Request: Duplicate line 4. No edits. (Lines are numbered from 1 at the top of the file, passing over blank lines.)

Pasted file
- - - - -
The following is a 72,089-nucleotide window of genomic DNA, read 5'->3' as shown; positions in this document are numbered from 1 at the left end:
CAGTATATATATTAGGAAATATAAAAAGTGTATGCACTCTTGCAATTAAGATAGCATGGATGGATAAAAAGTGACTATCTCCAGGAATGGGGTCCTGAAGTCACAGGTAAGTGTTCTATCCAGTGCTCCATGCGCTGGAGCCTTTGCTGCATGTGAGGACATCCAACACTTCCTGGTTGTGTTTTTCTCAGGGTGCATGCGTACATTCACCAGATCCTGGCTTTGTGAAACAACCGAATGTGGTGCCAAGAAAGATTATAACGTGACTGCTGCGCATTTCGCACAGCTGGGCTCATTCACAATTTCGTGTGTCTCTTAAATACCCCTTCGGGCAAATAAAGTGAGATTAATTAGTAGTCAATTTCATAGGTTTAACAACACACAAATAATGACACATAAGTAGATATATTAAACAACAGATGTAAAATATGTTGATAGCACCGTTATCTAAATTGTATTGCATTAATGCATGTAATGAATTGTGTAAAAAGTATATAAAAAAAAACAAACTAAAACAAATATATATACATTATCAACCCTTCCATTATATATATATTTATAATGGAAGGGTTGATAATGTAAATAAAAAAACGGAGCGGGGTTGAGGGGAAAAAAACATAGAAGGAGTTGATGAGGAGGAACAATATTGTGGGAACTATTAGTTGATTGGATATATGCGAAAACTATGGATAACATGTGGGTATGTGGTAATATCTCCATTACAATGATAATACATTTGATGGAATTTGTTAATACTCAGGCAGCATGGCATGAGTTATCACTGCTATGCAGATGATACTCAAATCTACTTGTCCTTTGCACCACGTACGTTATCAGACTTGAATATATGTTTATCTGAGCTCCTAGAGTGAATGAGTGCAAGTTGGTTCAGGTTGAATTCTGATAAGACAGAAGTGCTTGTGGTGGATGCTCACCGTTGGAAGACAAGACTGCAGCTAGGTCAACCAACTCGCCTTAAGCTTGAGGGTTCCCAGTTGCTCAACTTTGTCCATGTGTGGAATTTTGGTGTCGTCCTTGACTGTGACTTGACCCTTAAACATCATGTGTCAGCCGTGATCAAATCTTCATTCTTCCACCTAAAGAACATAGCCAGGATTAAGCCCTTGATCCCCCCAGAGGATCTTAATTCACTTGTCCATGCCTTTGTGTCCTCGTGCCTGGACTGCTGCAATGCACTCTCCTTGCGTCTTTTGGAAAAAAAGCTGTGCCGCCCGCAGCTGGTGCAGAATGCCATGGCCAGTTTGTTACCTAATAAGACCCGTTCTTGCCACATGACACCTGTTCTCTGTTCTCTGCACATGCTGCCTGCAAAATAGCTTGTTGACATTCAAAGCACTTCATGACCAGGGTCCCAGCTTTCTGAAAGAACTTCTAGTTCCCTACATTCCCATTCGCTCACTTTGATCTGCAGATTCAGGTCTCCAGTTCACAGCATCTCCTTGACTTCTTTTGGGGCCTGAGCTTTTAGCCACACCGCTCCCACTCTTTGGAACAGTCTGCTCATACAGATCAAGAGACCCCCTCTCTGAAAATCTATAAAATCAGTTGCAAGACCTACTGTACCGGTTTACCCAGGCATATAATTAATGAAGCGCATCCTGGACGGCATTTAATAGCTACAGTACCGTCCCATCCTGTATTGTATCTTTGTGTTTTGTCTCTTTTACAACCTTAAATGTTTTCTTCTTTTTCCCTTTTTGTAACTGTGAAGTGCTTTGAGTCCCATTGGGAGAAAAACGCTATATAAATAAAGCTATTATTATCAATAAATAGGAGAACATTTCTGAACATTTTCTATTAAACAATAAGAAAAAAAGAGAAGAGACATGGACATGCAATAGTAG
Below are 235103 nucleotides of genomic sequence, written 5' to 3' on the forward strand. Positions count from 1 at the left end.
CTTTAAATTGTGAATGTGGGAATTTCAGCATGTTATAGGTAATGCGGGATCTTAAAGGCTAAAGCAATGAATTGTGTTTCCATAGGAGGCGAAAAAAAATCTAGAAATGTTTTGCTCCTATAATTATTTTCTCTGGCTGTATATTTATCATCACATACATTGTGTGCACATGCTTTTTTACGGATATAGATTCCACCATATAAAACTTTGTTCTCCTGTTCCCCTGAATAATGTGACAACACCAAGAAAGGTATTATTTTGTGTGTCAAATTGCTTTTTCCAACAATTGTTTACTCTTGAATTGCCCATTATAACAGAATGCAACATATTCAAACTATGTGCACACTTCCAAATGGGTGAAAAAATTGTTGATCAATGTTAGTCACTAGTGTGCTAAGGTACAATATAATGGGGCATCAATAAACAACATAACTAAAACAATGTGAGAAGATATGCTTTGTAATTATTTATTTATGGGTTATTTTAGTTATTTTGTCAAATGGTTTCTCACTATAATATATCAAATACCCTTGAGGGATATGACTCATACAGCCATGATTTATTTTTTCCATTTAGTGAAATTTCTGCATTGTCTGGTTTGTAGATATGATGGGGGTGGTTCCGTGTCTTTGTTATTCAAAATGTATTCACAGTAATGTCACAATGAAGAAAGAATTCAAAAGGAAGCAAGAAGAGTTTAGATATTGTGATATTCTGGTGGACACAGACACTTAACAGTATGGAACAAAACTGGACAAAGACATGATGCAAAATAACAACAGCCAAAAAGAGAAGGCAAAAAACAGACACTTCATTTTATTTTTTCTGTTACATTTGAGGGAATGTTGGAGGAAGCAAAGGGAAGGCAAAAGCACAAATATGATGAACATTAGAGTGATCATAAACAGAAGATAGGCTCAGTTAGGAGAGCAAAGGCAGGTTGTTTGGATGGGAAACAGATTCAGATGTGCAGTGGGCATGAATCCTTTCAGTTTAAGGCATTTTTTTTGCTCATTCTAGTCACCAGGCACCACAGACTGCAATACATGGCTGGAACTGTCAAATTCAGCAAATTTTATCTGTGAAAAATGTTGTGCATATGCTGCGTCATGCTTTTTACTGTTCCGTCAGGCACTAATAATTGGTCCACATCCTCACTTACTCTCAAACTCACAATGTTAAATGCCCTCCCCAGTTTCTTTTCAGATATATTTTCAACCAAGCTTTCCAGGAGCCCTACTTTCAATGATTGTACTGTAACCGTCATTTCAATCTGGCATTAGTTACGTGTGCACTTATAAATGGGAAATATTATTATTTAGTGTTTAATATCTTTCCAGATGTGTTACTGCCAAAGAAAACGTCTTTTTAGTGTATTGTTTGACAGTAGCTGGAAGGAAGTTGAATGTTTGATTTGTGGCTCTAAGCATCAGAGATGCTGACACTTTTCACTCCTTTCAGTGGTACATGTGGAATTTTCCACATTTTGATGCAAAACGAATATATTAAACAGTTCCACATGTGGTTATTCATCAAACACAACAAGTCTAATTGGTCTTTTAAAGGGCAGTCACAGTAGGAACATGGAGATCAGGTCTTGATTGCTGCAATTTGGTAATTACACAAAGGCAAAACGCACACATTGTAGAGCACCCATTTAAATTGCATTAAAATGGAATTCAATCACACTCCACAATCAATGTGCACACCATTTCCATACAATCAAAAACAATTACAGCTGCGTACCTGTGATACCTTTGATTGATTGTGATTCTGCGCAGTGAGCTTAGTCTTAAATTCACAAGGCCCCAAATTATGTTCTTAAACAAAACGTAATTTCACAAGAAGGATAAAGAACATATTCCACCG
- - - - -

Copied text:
CTTTAAATTGTGAATGTGGGAATTTCAGCATGTTATAGGTAATGCGGGATCTTAAAGGCTAAAGCAATGAATTGTGTTTCCATAGGAGGCGAAAAAAAATCTAGAAATGTTTTGCTCCTATAATTATTTTCTCTGGCTGTATATTTATCATCACATACATTGTGTGCACATGCTTTTTTACGGATATAGATTCCACCATATAAAACTTTGTTCTCCTGTTCCCCTGAATAATGTGACAACACCAAGAAAGGTATTATTTTGTGTGTCAAATTGCTTTTTCCAACAATTGTTTACTCTTGAATTGCCCATTATAACAGAATGCAACATATTCAAACTATGTGCACACTTCCAAATGGGTGAAAAAATTGTTGATCAATGTTAGTCACTAGTGTGCTAAGGTACAATATAATGGGGCATCAATAAACAACATAACTAAAACAATGTGAGAAGATATGCTTTGTAATTATTTATTTATGGGTTATTTTAGTTATTTTGTCAAATGGTTTCTCACTATAATATATCAAATACCCTTGAGGGATATGACTCATACAGCCATGATTTATTTTTTCCATTTAGTGAAATTTCTGCATTGTCTGGTTTGTAGATATGATGGGGGTGGTTCCGTGTCTTTGTTATTCAAAATGTATTCACAGTAATGTCACAATGAAGAAAGAATTCAAAAGGAAGCAAGAAGAGTTTAGATATTGTGATATTCTGGTGGACACAGACACTTAACAGTATGGAACAAAACTGGACAAAGACATGATGCAAAATAACAACAGCCAAAAAGAGAAGGCAAAAAACAGACACTTCATTTTATTTTTTCTGTTACATTTGAGGGAATGTTGGAGGAAGCAAAGGGAAGGCAAAAGCACAAATATGATGAACATTAGAGTGATCATAAACAGAAGATAGGCTCAGTTAGGAGAGCAAAGGCAGGTTGTTTGGATGGGAAACAGATTCAGATGTGCAGTGGGCATGAATCCTTTCAGTTTAAGGCATTTTTTTTGCTCATTCTAGTCACCAGGCACCACAGACTGCAATACATGGCTGGAACTGTCAAATTCAGCAAATTTTATCTGTGAAAAATGTTGTGCATATGCTGCGTCATGCTTTTTACTGTTCCGTCAGGCACTAATAATTGGTCCACATCCTCACTTACTCTCAAACTCACAATGTTAAATGCCCTCCCCAGTTTCTTTTCAGATATATTTTCAACCAAGCTTTCCAGGAGCCCTACTTTCAATGATTGTACTGTAACCGTCATTTCAATCTGGCATTAGTTACGTGTGCACTTATAAATGGGAAATATTATTATTTAGTGTTTAATATCTTTCCAGATGTGTTACTGCCAAAGAAAACGTCTTTTTAGTGTATTGTTTGACAGTAGCTGGAAGGAAGTTGAATGTTTGATTTGTGGCTCTAAGCATCAGAGATGCTGACACTTTTCACTCCTTTCAGTGGTACATGTGGAATTTTCCACATTTTGATGCAAAACGAATATATTAAACAGTTCCACATGTGGTTATTCATCAAACACAACAAGTCTAATTGGTCTTTTAAAGGGCAGTCACAGTAGGAACATGGAGATCAGGTCTTGATTGCTGCAATTTGGTAATTACACAAAGGCAAAACGCACACATTGTAGAGCACCCATTTAAATTGCATTAAAATGGAATTCAATCACACTCCACAATCAATGTGCACACCATTTCCATACAATCAAAAACAATTACAGCTGCGTACCTGTGATACCTTTGATTGATTGTGATTCTGCGCAGTGAGCTTAGTCTTAAATTCACAAGGCCCCAAATTATGTTCTTAAACAAAACGTAATTTCACAAGAAGGATAAAGAACATATTCCACCG